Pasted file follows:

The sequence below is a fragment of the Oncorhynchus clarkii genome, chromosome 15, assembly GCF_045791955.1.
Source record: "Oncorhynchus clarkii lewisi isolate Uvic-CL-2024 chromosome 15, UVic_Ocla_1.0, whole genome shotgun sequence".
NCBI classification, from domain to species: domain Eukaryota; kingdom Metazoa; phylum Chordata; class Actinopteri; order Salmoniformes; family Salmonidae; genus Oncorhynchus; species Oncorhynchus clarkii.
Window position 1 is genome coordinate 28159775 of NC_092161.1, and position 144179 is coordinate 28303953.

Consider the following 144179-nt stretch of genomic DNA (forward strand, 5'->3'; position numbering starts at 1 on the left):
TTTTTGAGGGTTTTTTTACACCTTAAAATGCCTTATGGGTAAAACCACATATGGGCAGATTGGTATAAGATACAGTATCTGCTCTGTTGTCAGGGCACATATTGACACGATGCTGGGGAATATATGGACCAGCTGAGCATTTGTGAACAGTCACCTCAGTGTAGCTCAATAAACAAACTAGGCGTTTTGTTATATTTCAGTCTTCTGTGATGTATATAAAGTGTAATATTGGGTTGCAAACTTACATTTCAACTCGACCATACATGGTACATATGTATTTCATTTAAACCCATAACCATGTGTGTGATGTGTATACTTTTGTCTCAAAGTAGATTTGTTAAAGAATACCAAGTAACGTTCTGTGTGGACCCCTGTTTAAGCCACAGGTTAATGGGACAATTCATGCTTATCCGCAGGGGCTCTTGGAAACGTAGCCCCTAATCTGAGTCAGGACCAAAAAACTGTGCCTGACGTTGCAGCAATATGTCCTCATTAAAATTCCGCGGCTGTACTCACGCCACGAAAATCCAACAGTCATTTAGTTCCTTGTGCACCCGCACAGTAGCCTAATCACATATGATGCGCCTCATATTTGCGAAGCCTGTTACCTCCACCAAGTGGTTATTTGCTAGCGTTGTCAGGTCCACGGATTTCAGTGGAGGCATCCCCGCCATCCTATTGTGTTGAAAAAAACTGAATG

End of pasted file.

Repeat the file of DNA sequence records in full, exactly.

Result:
The sequence below is a fragment of the Oncorhynchus clarkii genome, chromosome 15, assembly GCF_045791955.1.
Source record: "Oncorhynchus clarkii lewisi isolate Uvic-CL-2024 chromosome 15, UVic_Ocla_1.0, whole genome shotgun sequence".
NCBI classification, from domain to species: domain Eukaryota; kingdom Metazoa; phylum Chordata; class Actinopteri; order Salmoniformes; family Salmonidae; genus Oncorhynchus; species Oncorhynchus clarkii.
Window position 1 is genome coordinate 28159775 of NC_092161.1, and position 144179 is coordinate 28303953.

Consider the following 144179-nt stretch of genomic DNA (forward strand, 5'->3'; position numbering starts at 1 on the left):
TTTTTGAGGGTTTTTTTACACCTTAAAATGCCTTATGGGTAAAACCACATATGGGCAGATTGGTATAAGATACAGTATCTGCTCTGTTGTCAGGGCACATATTGACACGATGCTGGGGAATATATGGACCAGCTGAGCATTTGTGAACAGTCACCTCAGTGTAGCTCAATAAACAAACTAGGCGTTTTGTTATATTTCAGTCTTCTGTGATGTATATAAAGTGTAATATTGGGTTGCAAACTTACATTTCAACTCGACCATACATGGTACATATGTATTTCATTTAAACCCATAACCATGTGTGTGATGTGTATACTTTTGTCTCAAAGTAGATTTGTTAAAGAATACCAAGTAACGTTCTGTGTGGACCCCTGTTTAAGCCACAGGTTAATGGGACAATTCATGCTTATCCGCAGGGGCTCTTGGAAACGTAGCCCCTAATCTGAGTCAGGACCAAAAAACTGTGCCTGACGTTGCAGCAATATGTCCTCATTAAAATTCCGCGGCTGTACTCACGCCACGAAAATCCAACAGTCATTTAGTTCCTTGTGCACCCGCACAGTAGCCTAATCACATATGATGCGCCTCATATTTGCGAAGCCTGTTACCTCCACCAAGTGGTTATTTGCTAGCGTTGTCAGGTCCACGGATTTCAGTGGAGGCATCCCCGCCATCCTATTGTGTTGAAAAAAACTGAATG